Facebook has to make the hard calls:

A big “wow” line from the Oversight Board was its criticism of Facebook for passing the buck on what to do about Trump. “In applying a vague, standardless penalty and then referring this case to the board to resolve, Facebook seeks to avoid its responsibilities,” the board wrote.

The quietly scathing part on influential Facebook users:

The meat of the board’s statement is a brutal assessment of Facebook’s errors in considering the substance of people’s messages, and not the context.

Facebook currently treats your neighbor with five followers the same as Trump and others with huge followings.

(Actually, at least when he was president, Trump had even more leeway in his posts than your neighbor. Facebook and Twitter have said that the public should generally be able to see and hear for themselves what their leaders say, even if they’re spreading misinformation.)

The Oversight Board agreed that the same rules should continue to apply to everyone on Facebook — but with some big caveats.

“Context matters when assessing issues of causality and the probability and imminence of harm,” the board wrote. “What is important is the degree of influence that a user has over other users.”

With world leaders, the Oversight Board said that Facebook should suspend accounts if they repeatedly “posted messages that pose a risk of harm under international human rights norms.”

To this I say, heck yes. The Oversight Board showed that it understands the ways that Facebook is giving repeat superspreaders of bogus information a dangerous pathway to shape our beliefs.

The limits of the Oversight Board:

It is remarkable that in its first year of operation, this board seems to grasp some of Facebook’s fundamental flaws: The company’s policies are opaque, and its judgments are too often flawed or incomprehensible. The board repeatedly, including on Wednesday, has urged Facebook to be far more transparent. This is a useful measure of accountability.

But the last year has also proved the grave limitations of this check on Facebook’s power.

Facebook makes millions of judgment calls each day on people’s posts and accounts. Most of the people who think Facebook made a mistake will never get heard by the board.

This includes those who have had their Facebook accounts disabled and are desperate for help to get them back, people who wind up in Facebook “jail” and don’t know which of the company’s zillions of opaque rules they might have broken and others who are harassed after someone posted something malicious about them. It includes journalists in the Philippines whose work is undermined by government officials regularly trashing them anonymously on the site.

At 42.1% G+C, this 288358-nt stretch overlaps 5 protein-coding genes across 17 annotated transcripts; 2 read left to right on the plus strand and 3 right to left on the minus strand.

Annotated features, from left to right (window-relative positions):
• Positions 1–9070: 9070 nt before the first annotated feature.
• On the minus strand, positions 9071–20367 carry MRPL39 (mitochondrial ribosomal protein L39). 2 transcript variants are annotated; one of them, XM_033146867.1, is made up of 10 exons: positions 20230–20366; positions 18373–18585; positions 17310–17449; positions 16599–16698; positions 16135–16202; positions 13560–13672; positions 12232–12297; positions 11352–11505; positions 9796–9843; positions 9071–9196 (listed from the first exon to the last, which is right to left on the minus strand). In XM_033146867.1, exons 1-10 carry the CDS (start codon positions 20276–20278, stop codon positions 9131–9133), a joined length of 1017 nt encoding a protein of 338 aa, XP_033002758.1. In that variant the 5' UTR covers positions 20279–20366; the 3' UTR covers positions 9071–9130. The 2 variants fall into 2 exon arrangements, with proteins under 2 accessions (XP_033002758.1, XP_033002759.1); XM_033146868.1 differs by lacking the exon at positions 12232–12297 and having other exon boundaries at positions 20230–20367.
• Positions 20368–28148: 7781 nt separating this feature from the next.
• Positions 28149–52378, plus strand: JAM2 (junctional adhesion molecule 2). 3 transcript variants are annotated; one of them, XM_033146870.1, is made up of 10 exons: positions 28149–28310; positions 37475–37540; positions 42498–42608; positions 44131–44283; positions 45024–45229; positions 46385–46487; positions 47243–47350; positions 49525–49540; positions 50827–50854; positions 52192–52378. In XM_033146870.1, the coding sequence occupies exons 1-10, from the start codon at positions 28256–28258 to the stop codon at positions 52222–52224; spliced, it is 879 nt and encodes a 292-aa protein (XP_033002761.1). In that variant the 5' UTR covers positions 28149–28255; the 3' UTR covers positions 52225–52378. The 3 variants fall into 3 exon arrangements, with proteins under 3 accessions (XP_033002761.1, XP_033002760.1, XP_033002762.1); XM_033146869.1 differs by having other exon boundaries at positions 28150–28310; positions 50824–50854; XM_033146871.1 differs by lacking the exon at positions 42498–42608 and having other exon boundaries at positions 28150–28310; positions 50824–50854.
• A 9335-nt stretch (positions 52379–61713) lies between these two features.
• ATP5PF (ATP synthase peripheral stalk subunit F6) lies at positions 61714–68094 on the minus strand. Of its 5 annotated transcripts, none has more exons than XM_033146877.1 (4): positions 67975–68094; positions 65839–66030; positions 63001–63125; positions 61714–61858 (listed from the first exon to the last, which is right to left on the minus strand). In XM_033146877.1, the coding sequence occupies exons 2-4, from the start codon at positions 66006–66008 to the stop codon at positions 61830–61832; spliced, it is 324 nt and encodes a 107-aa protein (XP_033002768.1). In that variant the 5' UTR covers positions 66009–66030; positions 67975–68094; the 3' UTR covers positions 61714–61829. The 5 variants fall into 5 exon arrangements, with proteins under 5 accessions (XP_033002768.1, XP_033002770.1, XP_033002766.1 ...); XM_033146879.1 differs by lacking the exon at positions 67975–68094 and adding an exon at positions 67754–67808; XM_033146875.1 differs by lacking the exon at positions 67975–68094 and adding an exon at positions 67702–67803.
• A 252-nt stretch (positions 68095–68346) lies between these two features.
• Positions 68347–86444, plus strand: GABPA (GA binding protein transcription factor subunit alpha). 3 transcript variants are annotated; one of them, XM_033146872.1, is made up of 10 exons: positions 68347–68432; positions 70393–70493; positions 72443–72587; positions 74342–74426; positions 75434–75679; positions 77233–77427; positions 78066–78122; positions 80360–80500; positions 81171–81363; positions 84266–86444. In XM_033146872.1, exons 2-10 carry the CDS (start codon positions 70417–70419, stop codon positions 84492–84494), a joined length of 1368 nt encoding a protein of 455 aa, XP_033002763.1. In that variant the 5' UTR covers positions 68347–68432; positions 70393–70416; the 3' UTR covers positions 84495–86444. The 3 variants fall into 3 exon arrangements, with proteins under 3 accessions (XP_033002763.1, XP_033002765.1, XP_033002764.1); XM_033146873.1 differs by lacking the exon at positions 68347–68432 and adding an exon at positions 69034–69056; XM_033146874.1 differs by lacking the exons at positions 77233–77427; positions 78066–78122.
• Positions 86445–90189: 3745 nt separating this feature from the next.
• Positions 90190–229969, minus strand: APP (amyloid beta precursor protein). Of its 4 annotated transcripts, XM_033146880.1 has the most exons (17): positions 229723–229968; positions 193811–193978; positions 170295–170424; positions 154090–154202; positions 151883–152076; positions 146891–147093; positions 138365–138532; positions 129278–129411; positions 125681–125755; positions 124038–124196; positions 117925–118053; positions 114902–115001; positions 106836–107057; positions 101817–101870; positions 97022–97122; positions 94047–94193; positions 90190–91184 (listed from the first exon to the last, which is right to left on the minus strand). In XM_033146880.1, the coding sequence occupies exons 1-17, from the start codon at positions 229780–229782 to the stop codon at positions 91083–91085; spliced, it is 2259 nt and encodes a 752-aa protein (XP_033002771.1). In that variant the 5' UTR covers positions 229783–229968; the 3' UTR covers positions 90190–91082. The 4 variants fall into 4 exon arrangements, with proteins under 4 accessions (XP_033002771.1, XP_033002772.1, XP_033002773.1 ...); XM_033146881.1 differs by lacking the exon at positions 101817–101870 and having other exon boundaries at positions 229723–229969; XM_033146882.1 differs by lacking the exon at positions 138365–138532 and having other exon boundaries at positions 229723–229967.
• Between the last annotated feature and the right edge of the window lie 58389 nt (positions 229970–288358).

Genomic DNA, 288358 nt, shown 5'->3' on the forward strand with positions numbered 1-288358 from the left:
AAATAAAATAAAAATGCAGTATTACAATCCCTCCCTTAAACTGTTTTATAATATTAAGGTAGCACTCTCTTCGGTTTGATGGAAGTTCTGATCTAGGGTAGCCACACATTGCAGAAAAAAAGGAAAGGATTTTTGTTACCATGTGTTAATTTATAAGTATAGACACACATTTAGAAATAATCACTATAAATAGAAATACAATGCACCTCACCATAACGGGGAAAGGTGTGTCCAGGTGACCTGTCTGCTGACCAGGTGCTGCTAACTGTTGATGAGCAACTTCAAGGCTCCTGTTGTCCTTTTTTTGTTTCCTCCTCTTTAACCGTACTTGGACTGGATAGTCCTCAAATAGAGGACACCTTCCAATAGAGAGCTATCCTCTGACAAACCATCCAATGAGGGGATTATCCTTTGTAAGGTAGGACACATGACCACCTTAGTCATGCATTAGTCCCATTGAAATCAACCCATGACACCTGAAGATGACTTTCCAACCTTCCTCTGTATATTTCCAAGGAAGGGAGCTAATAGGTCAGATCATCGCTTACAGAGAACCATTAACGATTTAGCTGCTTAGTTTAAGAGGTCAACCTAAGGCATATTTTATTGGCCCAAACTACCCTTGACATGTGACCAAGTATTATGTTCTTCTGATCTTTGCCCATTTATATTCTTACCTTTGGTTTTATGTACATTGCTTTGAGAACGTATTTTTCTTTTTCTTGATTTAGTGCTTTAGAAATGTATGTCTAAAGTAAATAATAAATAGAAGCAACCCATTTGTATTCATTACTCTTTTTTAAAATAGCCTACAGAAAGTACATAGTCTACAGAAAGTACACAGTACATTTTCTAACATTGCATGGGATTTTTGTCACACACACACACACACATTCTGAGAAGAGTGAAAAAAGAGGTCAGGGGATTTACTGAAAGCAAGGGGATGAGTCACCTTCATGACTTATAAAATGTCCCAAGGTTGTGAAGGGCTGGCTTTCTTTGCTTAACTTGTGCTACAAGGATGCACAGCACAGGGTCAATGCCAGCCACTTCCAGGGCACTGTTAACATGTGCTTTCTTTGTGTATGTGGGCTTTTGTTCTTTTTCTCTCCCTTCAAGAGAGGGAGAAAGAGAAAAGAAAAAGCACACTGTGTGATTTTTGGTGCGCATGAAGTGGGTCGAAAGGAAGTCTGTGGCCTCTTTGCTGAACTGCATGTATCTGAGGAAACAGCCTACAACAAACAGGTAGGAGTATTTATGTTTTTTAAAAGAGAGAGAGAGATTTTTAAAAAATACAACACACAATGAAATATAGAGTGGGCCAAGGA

The oversight board is a useful backstop to some of Facebook's hard calls, but it is a complete mismatch to the fast pace of communications among billions of people that, by design, happen with little human intervention.

I’m also bothered by the Supreme Court comparison for this oversight body that Facebook invented and pays for. Facebook is not a representative democracy with branches of government that keep a check on one another. It is a castle ruled by an all-powerful king who has invited billions of people inside to mingle — but only if they abide by opaque, ever changing rules that are often applied by a fleet of mostly lower-wage workers making rapid-fire judgment calls.

The Oversight Board is good, but the scale of Facebook and its consequences are so vast that the body can only do so much.

In applying a vague, standardless penalty and then referring this case to the board to resolve, Facebook seeks to avoid its responsibilities? Yup.
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#18178 User is offline   y66 

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Posted 2021-May-05, 12:29

From The Gatekeeper by Adam Tooze at LRB:

Quote

Paul​ Krugman’s latest collection of essays, Arguing with Zombies, first appeared in January 2020. Not only was it quickly buried by Covid, but he missed out on a thing all too rare for a pundit: the opportunity to declare victory. A year later, in Joe Biden’s Washington, Krugmanism rules. The gigantic scale of the $1.9 trillion Biden rescue plan, and now the proposed $2 trillion infrastructure investment programme, are testament to a rearrangement of the relationship between economic expertise and politics in the Democratic Party, a rearrangement which Krugman anticipated and for which Arguing with Zombies makes a powerful case.

In the 1990s the lines were clearly drawn. The Democrats were a party of fiscal rectitude and trade globalisation. They had the weight of academic economic opinion behind them. Krugman was one of the cheerleaders and enforcers of that dispensation: the job of brilliant economists with a quick pen was to guard the true knowledge against deviations to the left and the right. It isn’t by accident that Jed Bartlet – the fictional president in The West Wing, the TV fantasy that sustained liberal America during the dark Bush years – was a genial economics professor and Nobel laureate. It was a fantasy. The synthesis of brains, wisdom and power embodied in Bartlet didn’t stand up to 21st-century realities. Today, Krugman tells us, ‘everything is political.’ He has come to accept that ‘the technocratic dream – the idea of being a politically neutral analyst helping policymakers govern more effectively – is, for now at least, dead.’